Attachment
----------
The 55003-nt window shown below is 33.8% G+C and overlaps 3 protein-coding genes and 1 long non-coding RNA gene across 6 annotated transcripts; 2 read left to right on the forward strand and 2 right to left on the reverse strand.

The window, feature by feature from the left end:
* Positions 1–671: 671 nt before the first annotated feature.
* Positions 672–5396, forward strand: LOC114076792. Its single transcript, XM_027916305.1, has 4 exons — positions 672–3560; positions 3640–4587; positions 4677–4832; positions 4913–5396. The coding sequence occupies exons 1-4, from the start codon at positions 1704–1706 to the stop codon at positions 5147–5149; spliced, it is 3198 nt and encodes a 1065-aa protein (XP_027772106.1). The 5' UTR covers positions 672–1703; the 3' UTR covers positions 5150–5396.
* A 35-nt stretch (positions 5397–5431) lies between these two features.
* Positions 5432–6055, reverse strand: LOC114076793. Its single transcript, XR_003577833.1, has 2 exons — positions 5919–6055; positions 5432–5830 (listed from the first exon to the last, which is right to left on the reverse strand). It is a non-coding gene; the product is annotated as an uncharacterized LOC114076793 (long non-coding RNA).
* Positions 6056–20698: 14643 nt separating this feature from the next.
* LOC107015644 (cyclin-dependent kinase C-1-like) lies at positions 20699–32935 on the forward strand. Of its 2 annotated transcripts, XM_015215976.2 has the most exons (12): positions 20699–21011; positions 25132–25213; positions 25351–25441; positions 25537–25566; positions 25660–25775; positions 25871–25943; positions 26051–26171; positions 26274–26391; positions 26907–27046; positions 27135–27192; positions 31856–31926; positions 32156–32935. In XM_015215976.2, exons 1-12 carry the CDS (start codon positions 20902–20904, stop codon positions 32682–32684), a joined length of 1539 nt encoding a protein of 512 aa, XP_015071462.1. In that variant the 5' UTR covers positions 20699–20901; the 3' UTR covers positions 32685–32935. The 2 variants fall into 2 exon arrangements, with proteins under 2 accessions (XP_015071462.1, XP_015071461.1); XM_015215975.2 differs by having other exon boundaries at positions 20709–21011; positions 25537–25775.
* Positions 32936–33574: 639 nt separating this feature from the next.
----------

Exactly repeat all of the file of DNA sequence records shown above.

The 55003-nt window shown below is 33.8% G+C and overlaps 3 protein-coding genes and 1 long non-coding RNA gene across 6 annotated transcripts; 2 read left to right on the forward strand and 2 right to left on the reverse strand.

The window, feature by feature from the left end:
* Positions 1–671: 671 nt before the first annotated feature.
* Positions 672–5396, forward strand: LOC114076792. Its single transcript, XM_027916305.1, has 4 exons — positions 672–3560; positions 3640–4587; positions 4677–4832; positions 4913–5396. The coding sequence occupies exons 1-4, from the start codon at positions 1704–1706 to the stop codon at positions 5147–5149; spliced, it is 3198 nt and encodes a 1065-aa protein (XP_027772106.1). The 5' UTR covers positions 672–1703; the 3' UTR covers positions 5150–5396.
* A 35-nt stretch (positions 5397–5431) lies between these two features.
* Positions 5432–6055, reverse strand: LOC114076793. Its single transcript, XR_003577833.1, has 2 exons — positions 5919–6055; positions 5432–5830 (listed from the first exon to the last, which is right to left on the reverse strand). It is a non-coding gene; the product is annotated as an uncharacterized LOC114076793 (long non-coding RNA).
* Positions 6056–20698: 14643 nt separating this feature from the next.
* LOC107015644 (cyclin-dependent kinase C-1-like) lies at positions 20699–32935 on the forward strand. Of its 2 annotated transcripts, XM_015215976.2 has the most exons (12): positions 20699–21011; positions 25132–25213; positions 25351–25441; positions 25537–25566; positions 25660–25775; positions 25871–25943; positions 26051–26171; positions 26274–26391; positions 26907–27046; positions 27135–27192; positions 31856–31926; positions 32156–32935. In XM_015215976.2, exons 1-12 carry the CDS (start codon positions 20902–20904, stop codon positions 32682–32684), a joined length of 1539 nt encoding a protein of 512 aa, XP_015071462.1. In that variant the 5' UTR covers positions 20699–20901; the 3' UTR covers positions 32685–32935. The 2 variants fall into 2 exon arrangements, with proteins under 2 accessions (XP_015071462.1, XP_015071461.1); XM_015215975.2 differs by having other exon boundaries at positions 20709–21011; positions 25537–25775.
* Positions 32936–33574: 639 nt separating this feature from the next.